Higonokami knives

A higonokami (肥後守) is a type of folding pocket knife originating in Miki, Hyōgo Prefecture, Japan in 1896. The knife has no locking system, but is a friction folder or "penny knife",[1] using the friction of the swivel or the pressure of the user's thumb on its iconic lever or chikiri, to prevent the knife from folding during use. The handle of the Higonokami is made of a folded over sheet of metal. The handle is stamped with the name of the maker of the knife and the steel used in the blade. A distinguishing feature is that the blade has a flat grind without a secondary bevel.


The kanji used to spell Higonokami (肥後守) in Japanese means the "Governor of Higo". This was the most senior administrative position or Kokushi who governed Higo (肥後国), an old province on the island of Kyūshū, which is now in present-day Kumamoto Prefecture. Within the Taihō Code, Kami (長官) was the highest of four titles of shitōkan (四等官) in the "four-ranked officials" system, the others being suke (次官), (判官), and sakan (主典). The shitōkan enforced the historical law system known as Ritsuryō. Kami can be spelled in numerous ways depending on the government agency; in the case of the Kokushi (国司, "Governor's Office"), the kanji is 守 which means "protector".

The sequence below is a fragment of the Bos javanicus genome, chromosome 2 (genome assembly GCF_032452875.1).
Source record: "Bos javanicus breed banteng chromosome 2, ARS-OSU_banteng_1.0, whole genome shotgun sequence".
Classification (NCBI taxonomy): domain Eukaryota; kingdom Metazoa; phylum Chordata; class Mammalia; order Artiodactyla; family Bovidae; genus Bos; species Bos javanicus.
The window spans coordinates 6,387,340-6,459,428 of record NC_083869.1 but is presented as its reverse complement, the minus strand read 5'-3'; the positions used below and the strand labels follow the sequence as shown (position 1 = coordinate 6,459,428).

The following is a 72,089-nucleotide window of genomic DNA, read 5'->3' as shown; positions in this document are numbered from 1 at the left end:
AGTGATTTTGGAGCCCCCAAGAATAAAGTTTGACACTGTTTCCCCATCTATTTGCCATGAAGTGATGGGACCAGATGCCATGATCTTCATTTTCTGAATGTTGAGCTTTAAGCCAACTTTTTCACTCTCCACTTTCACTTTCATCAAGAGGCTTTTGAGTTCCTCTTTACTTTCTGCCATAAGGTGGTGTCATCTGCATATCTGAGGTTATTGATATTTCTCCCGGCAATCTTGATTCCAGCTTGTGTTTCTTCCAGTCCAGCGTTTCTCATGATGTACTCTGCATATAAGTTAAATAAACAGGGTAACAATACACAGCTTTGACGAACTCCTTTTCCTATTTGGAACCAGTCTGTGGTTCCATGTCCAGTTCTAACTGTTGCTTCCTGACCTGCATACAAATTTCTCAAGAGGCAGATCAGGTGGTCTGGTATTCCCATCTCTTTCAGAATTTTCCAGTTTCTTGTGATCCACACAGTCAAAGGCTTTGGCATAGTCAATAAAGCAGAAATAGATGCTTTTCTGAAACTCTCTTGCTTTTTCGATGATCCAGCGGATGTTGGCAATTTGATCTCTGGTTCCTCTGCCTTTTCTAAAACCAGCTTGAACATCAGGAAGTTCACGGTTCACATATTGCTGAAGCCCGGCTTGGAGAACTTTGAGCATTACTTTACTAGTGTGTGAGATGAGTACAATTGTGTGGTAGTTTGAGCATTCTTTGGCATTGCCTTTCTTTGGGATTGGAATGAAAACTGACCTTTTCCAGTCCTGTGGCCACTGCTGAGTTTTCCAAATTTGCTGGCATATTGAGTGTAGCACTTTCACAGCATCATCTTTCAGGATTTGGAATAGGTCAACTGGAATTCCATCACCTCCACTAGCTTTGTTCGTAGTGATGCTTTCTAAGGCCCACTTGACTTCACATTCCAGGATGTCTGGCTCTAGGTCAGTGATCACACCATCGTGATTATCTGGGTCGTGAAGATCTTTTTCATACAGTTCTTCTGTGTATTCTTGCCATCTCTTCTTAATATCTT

The knife first appeared in 1896 as a result of smiths and metal workers struggling in post-samurai Japan following the major reform of the country made by Emperor Meiji in the late 19th century. With the abolition of the samurai class, the decline in demand for swords required diversification into tools and knives. The pocketknives became very successful and popular in Japan. But sales went into decline after harsher knife legislation was enacted in Japan in 1961 following the fatal stabbing of Japanese politician Inejirō Asanuma a year earlier.

The name "Higonokami" is now trademarked by the Miki Custom Knife Guild in Miki City near Osaka, and it decides which brands can be associated with the name. However, only one fifth-generation manufacturer KaneKoma (from its Nagao Kanekoma Factory in Miki) is legally allowed to call its knives exclusively "Higonokami".[2] Other knifemakers of traditional style or modernized versions of Higonokami must refer to their products as "Higo" or "Higonokami-style".


  1. ^ Steve Shackleford (5 January 2010). Blade's Guide to Knives & Their Values. Krause Publications. pp. 289–. ISBN 978-1-4402-0387-9. Retrieved 26 June 2012.
  2. ^ "The tradition of producing Higonokami has been handed down over 100 years". Nagao Kanekoma Factory Co., Ltd. Retrieved 26 September 2022.